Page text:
Classic Perfumes, Like Fine Wines, Are Not Improved By “Updating.”

Posted on June 11, 2013

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The vast array of new perfumes can’t compare with the few old classics, and “updating” classic scents is a mistake.

I’m not one to wear perfume, but I was out with a friend a couple of days ago and as we passed by the perfume counter in a department store, I noticed that quite a few fragrances are sold under the names of various celebrities.  Nicky Minaj, Nicole Richie, Lady Gaga and Taylor Swift all met my eye.  The first thing I thought was:  What the hell do these entertainers know about perfume?

Nothing, of course.  So why ever would one of these names make me want to buy a perfume?

Celebrity fragrances can be traced back at least as far as Audrey Hepburn, but there were some big differences in those days, as Robert Klara informs us.  The designer Hubert de Givenchy commissioned perfumer Francis Fabron to create a scent expressly for Ms. Hepburn.  It was dubbed L’Interdit because she initially forbade Givenchy to market it.  Thus, for the next decade, it was that rarest of things, a scent that one could only experience in Ms. Hepburn’s presence, impossible to buy for oneself.  So there we have it: the scent did not bear Ms. Hepburn’s name, and it was not available to the mass market for some years after its creation… the very definition of “exclusive.”

Fast-forward to today, and there is no subtlety in the marketing of new fragrances.  They are created and branded under a popular celebrity name for the express purpose of mass-marketing.  But what about the scents themselves?

I am no expert, but after sampling a few fragrances at the counter, my tastes fall firmly in the old-school category.  Chanel No. 5 or Obsession (strong as it is) are far more appealing to me than these newer concoctions.  After doing some reading on just what is in the various perfumes, I think I lean toward those which are “aldehydic,” and I think I know why:  my mother’s perfume was Lanvin Arpege, which was originally formulated in 1927, reformulated in 1993.  I have not smelled the new version (believe it or not, I still have a bottle of my mother’s 1960s Arpege perfume… still in the box… and it still smells great), but both are aldehydic.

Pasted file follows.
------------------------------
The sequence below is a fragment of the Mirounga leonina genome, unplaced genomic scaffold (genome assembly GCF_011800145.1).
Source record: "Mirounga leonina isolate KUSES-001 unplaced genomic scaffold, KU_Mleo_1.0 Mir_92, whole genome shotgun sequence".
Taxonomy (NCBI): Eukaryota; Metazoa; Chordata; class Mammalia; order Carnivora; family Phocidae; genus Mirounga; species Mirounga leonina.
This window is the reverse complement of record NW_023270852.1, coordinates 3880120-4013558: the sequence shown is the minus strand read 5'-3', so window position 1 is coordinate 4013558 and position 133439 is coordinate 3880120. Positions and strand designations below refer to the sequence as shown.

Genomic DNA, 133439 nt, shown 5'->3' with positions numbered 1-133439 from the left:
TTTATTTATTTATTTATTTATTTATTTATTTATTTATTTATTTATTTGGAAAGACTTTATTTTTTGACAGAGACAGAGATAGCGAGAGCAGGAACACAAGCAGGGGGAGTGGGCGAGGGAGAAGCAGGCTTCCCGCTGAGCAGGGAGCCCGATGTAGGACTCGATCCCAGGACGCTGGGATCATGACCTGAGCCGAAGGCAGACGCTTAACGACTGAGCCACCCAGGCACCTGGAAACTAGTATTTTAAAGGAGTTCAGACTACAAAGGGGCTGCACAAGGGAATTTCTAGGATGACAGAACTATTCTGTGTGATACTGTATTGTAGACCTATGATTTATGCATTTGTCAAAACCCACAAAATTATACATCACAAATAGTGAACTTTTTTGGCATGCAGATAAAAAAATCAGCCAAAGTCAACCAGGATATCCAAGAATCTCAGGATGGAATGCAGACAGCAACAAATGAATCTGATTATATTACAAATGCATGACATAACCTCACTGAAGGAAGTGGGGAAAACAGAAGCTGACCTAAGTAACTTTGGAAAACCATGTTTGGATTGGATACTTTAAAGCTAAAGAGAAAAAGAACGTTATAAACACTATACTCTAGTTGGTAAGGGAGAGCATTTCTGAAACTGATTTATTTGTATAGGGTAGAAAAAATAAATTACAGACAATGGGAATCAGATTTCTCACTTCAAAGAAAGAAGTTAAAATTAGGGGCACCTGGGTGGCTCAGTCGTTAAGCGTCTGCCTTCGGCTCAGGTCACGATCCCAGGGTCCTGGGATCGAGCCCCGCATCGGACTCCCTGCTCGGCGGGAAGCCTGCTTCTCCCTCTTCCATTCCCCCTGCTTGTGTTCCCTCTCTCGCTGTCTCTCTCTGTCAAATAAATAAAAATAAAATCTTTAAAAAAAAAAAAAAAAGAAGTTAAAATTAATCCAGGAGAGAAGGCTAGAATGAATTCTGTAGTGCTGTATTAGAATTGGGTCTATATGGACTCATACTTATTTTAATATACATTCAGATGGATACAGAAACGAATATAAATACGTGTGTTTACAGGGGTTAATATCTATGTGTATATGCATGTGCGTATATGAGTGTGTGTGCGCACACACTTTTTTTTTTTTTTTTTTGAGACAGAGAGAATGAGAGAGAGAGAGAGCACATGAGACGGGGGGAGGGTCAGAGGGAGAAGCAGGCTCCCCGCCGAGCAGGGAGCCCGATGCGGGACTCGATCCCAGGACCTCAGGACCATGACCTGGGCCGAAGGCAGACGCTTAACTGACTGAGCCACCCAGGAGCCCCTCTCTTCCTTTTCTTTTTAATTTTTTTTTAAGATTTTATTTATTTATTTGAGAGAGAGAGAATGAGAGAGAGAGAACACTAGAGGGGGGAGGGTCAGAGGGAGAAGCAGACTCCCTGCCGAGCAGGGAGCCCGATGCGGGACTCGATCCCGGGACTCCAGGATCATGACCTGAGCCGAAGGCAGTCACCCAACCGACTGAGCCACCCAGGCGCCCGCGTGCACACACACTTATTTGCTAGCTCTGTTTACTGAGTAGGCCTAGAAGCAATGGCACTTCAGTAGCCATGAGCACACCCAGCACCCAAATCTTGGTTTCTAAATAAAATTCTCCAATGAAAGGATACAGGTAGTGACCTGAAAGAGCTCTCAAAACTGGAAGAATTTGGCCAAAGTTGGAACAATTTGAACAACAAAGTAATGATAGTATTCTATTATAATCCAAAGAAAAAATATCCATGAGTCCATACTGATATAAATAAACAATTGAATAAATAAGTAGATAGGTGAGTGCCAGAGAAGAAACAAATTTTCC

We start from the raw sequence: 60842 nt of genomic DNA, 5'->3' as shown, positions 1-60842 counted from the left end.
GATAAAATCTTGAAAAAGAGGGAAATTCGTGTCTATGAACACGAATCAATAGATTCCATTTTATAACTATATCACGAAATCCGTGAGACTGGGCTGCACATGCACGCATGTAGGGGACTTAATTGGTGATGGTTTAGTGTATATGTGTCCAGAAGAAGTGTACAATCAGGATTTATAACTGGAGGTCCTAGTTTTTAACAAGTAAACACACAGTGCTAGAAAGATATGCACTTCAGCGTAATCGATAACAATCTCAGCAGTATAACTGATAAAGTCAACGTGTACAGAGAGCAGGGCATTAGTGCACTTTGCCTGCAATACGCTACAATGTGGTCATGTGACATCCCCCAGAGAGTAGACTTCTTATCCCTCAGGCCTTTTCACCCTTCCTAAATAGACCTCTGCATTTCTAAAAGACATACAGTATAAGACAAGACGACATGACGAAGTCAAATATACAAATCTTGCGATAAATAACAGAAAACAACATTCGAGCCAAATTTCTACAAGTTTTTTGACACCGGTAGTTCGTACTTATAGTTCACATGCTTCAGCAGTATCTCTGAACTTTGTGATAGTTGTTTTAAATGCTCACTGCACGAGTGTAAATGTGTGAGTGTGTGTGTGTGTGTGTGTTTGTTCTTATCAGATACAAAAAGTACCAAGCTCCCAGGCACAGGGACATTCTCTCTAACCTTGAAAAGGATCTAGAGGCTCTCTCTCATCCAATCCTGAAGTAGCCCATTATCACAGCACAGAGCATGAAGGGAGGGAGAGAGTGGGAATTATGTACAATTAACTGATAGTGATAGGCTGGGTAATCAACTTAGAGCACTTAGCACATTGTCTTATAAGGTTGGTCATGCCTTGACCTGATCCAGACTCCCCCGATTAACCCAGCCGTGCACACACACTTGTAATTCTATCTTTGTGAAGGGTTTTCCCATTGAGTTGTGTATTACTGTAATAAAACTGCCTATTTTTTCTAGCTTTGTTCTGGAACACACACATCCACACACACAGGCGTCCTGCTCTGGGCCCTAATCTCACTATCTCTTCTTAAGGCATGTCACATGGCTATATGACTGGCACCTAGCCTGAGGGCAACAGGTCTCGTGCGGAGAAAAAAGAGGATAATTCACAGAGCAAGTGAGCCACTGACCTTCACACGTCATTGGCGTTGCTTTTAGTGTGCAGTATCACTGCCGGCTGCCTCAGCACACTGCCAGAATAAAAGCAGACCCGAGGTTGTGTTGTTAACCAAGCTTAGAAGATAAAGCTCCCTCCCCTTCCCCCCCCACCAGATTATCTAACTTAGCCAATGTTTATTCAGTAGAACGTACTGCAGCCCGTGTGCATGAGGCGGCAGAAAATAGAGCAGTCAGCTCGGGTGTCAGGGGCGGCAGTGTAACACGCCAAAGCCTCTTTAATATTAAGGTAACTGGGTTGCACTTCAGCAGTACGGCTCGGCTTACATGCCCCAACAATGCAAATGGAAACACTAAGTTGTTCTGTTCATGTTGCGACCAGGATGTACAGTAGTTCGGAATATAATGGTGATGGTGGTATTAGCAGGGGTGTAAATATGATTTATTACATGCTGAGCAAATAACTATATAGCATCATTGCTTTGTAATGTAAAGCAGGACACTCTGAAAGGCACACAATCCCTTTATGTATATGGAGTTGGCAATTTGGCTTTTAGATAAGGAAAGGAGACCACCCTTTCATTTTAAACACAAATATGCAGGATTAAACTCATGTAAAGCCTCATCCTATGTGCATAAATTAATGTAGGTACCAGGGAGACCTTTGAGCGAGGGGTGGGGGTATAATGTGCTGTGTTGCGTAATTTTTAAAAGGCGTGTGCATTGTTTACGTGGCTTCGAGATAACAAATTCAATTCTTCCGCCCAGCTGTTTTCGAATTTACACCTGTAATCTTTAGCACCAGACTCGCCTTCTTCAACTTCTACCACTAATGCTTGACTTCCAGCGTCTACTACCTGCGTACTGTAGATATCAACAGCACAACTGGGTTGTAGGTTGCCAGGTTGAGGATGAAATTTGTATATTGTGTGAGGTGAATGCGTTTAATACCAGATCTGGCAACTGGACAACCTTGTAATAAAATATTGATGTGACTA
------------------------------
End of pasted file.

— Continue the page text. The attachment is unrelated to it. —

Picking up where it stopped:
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My mother’s vintage Lanvin Arpege.

Apparently, the use of floral aldehydes has fallen out of favor today, or at least, there is a lot less aldehyde content in a lot of the new fragrances, and a lot more fruity notes.  Maybe the intent is for perfumes to be “milder,” but that’s not the only issue with the ones I sampled; I just thought they didn’t smell good.  Odors are a hard thing to describe, but for lack of a better term, they smelled more “synthetic,” like the difference between a green lollipop and real limes, or the difference between a “rose-scented” car freshener and real roses, or the difference between red licorice and… and… come to think of it, I ‘m not sure what flavor red licorice is supposed to emulate.  When you have experienced the difference between these fake flavors and scents and the real thing, you know it.

Angela Sanders,  writing at the blog Now Smell This, captures the problem for those of us who have, let’s say, experience.  Apparently, after many years of success, the makers of L’Interdit thought that the perfume needed to be “freshened up,” as in:  modernized, reformulated as a “fruity floral.”  Writes Sanders:

“Many of the original notes remained, but to me it all added up to the smell of strawberry-scented shampoo.  I know that old-fashioned aldehydic florals might have scared the profit-seeking LVMH, but linking the name of a hallowed fragrance with a genre of perfume that has been done a thousand times over didn’t prove to be a smart move. Women who wore the original L’Interdit were incensed when they bought the new L’Interdit and found it profoundly altered. The younger audience LVMH sought didn’t exactly line up for L’Interdit, and why should they? Fruity florals better than the new L’Interdit were stacked cheek-by-jowl at the department store.”

Ms. Sanders’ assessment of the new L’Interdit as “strawberry-scented shampoo” exactly describes my experience at the perfume counter.  The newer scents, by and large struck me as overly artificial, cheap, unpleasantly sweet, with no sophistication.  Perfume should be about creating a sort of mystique.  If all you want to do is mask body odor, use deodorant.  This new stuff would attract bees, except that the bees know very well that this smell could not possibly come from a real flower.

So the aldehydic perfumes are apparently considered “old-fashioned,” “something your grandmother might have worn.”  Does that really mean they need to be reformulated?  Do we reformulate fine wine, bourbon, scotch, or aged cheeses simply because our grandparents enjoyed them?  No, we do not.  When something works, stick with it.

This new plethora of juvenile-smelling perfumes might be slathered with celebrity images and promoted by slick advertising, and they might make a lot of money.  In terms of marketing, they might be a big success.  But as actual fragrances, not so much.

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